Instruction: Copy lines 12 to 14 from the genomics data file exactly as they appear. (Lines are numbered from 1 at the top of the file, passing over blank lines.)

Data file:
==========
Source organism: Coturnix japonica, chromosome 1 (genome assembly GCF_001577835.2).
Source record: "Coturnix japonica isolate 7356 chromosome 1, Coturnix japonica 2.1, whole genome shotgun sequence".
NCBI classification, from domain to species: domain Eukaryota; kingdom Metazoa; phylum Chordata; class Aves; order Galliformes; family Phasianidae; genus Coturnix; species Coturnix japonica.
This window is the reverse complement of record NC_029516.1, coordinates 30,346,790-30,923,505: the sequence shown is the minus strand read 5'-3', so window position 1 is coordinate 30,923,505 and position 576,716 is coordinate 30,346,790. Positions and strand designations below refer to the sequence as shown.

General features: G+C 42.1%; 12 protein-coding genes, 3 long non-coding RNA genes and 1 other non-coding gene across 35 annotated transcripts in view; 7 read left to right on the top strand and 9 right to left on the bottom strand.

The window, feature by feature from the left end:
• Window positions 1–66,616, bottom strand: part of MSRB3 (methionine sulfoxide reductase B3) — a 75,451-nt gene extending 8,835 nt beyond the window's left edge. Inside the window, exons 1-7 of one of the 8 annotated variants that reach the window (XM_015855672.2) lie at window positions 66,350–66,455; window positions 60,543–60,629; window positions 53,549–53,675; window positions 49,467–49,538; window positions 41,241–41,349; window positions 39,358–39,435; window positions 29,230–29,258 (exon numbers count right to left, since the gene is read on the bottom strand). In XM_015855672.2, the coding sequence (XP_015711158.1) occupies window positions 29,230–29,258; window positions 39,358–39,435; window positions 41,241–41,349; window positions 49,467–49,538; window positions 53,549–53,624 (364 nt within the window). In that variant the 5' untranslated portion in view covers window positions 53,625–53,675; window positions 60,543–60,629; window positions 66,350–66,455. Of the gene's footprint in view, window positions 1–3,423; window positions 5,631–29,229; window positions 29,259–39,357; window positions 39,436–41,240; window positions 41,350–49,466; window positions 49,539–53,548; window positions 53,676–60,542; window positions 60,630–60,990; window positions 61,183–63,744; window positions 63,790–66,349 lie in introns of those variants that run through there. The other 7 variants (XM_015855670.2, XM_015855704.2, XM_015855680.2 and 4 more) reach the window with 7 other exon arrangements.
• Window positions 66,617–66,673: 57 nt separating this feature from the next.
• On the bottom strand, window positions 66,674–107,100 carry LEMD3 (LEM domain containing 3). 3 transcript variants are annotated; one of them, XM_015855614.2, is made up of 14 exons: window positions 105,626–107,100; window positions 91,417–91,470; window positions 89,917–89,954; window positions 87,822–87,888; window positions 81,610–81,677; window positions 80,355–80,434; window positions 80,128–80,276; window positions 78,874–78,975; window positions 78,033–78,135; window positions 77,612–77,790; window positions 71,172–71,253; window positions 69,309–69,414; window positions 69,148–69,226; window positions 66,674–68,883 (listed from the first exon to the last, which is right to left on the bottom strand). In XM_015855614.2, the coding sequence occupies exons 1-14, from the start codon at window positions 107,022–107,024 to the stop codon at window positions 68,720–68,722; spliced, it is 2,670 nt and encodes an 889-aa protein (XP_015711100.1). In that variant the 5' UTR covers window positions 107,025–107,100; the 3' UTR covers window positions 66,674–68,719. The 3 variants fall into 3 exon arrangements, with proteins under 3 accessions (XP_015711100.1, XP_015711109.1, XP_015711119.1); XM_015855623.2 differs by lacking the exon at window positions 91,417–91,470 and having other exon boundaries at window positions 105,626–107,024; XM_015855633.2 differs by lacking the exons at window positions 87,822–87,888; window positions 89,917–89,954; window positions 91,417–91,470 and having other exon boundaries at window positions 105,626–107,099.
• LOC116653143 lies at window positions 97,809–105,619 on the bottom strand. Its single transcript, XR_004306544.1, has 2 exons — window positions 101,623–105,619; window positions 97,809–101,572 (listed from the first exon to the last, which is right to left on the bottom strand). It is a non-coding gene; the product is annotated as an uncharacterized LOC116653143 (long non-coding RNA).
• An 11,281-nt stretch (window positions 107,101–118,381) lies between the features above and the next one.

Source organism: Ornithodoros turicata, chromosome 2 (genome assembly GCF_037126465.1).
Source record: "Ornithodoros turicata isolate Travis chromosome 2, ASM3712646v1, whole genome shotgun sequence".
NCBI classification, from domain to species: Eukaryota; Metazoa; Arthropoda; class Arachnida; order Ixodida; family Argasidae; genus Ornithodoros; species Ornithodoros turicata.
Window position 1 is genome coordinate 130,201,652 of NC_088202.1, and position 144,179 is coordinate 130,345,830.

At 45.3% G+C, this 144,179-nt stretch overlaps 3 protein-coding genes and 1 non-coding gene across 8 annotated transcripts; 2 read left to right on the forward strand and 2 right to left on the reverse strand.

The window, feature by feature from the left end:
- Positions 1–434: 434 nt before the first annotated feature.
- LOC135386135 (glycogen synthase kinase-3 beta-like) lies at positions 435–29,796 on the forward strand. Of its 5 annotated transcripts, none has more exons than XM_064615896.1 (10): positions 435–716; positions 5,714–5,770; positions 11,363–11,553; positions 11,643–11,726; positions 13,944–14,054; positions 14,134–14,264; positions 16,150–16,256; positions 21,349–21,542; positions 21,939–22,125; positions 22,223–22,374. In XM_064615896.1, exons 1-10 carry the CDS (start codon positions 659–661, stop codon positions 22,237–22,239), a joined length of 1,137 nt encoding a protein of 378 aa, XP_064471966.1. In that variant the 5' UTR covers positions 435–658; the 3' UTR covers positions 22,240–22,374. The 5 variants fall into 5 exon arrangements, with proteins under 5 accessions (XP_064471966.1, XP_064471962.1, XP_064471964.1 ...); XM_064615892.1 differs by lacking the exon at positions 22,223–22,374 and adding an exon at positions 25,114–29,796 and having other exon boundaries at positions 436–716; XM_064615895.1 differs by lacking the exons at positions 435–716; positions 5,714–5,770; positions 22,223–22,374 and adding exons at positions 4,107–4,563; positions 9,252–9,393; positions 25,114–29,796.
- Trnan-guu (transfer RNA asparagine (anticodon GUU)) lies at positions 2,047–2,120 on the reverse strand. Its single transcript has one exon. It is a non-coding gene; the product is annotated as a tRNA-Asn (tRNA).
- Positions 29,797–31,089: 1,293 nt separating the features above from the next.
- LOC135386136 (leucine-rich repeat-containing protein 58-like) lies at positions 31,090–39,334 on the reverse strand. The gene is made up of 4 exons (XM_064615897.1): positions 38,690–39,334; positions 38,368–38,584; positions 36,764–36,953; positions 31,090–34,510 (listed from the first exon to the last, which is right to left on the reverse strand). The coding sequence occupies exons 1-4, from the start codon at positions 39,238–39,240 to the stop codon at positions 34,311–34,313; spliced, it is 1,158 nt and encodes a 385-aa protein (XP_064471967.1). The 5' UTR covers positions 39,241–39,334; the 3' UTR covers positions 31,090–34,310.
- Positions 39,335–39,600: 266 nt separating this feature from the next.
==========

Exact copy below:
Source organism: Ornithodoros turicata, chromosome 2 (genome assembly GCF_037126465.1).
Source record: "Ornithodoros turicata isolate Travis chromosome 2, ASM3712646v1, whole genome shotgun sequence".
NCBI classification, from domain to species: Eukaryota; Metazoa; Arthropoda; class Arachnida; order Ixodida; family Argasidae; genus Ornithodoros; species Ornithodoros turicata.